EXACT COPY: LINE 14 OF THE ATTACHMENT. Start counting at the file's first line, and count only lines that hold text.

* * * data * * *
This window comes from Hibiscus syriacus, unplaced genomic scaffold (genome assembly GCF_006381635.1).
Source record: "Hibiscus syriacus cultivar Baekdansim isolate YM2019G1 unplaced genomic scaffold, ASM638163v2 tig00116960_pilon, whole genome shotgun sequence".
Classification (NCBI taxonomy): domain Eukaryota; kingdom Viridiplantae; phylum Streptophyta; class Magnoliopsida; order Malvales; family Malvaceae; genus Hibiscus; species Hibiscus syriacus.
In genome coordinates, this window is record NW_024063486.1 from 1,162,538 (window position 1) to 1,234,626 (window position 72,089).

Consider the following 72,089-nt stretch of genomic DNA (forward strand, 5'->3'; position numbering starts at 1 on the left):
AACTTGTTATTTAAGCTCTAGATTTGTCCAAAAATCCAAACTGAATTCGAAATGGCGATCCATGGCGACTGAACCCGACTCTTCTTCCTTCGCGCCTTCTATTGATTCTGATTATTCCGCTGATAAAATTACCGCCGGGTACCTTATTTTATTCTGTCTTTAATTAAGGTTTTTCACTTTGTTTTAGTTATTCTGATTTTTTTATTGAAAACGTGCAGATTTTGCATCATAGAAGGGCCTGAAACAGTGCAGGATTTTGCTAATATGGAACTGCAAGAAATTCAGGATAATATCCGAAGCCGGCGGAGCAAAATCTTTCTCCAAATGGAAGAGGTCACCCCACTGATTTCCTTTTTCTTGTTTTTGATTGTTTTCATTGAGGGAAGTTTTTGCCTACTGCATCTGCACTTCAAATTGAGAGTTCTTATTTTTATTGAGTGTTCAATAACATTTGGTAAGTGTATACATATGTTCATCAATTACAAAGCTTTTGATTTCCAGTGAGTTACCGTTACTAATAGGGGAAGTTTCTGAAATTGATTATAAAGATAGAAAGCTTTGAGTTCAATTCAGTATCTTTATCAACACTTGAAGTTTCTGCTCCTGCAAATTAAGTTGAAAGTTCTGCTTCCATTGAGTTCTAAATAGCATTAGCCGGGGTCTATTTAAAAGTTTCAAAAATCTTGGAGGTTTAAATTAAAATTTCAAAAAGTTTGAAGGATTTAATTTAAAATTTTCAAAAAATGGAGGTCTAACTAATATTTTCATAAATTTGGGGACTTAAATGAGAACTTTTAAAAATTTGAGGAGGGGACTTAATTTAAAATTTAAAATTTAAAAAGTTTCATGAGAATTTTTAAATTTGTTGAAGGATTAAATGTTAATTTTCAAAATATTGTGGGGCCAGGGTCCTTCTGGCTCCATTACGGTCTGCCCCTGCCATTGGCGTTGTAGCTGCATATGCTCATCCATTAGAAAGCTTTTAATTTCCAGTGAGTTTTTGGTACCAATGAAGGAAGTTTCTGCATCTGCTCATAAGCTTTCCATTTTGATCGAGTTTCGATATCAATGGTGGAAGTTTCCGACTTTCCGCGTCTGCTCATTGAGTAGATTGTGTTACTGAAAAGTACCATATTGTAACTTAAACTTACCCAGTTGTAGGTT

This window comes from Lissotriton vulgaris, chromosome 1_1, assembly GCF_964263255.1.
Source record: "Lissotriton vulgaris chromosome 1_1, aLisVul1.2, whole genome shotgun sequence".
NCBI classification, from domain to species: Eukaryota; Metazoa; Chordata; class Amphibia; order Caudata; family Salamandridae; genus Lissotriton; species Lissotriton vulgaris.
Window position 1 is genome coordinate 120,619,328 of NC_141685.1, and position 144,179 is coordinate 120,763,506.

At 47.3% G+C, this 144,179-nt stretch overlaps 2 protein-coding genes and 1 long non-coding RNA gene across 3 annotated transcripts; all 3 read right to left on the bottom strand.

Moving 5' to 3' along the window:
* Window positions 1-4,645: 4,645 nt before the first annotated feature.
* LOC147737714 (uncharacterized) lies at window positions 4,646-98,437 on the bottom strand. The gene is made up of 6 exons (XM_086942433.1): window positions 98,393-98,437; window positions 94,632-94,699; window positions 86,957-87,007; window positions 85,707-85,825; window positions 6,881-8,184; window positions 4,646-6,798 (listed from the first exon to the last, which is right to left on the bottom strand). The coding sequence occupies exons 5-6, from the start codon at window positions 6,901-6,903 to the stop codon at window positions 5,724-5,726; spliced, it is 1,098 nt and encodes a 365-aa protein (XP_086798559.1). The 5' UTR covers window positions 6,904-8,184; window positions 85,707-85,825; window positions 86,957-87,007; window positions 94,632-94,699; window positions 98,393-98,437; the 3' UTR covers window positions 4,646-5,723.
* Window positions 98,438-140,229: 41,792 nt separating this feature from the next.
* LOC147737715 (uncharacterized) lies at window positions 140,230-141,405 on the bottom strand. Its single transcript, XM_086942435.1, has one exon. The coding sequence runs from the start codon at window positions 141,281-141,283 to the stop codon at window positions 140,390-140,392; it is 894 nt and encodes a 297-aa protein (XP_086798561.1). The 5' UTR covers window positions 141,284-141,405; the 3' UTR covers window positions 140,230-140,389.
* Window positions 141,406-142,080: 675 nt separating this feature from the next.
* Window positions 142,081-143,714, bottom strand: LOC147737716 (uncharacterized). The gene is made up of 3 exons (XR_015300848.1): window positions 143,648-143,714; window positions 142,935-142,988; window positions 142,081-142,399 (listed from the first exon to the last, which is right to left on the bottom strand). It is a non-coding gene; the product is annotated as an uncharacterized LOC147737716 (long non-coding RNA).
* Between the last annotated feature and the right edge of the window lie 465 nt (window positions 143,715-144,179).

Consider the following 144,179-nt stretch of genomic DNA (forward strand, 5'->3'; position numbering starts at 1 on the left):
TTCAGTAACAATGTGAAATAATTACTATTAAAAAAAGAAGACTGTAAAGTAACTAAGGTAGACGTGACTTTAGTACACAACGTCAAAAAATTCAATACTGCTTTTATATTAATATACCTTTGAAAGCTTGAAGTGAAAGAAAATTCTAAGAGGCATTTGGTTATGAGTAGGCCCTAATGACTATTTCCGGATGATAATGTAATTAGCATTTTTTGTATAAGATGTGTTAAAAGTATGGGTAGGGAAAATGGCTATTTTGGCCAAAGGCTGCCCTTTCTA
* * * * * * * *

* LOC147737714 (uncharacterized) lies at window positions 4,646-98,437 on the bottom strand. The gene is made up of 6 exons (XM_086942433.1): window positions 98,393-98,437; window positions 94,632-94,699; window positions 86,957-87,007; window positions 85,707-85,825; window positions 6,881-8,184; window positions 4,646-6,798 (listed from the first exon to the last, which is right to left on the bottom strand). The coding sequence occupies exons 5-6, from the start codon at window positions 6,901-6,903 to the stop codon at window positions 5,724-5,726; spliced, it is 1,098 nt and encodes a 365-aa protein (XP_086798559.1). The 5' UTR covers window positions 6,904-8,184; window positions 85,707-85,825; window positions 86,957-87,007; window positions 94,632-94,699; window positions 98,393-98,437; the 3' UTR covers window positions 4,646-5,723.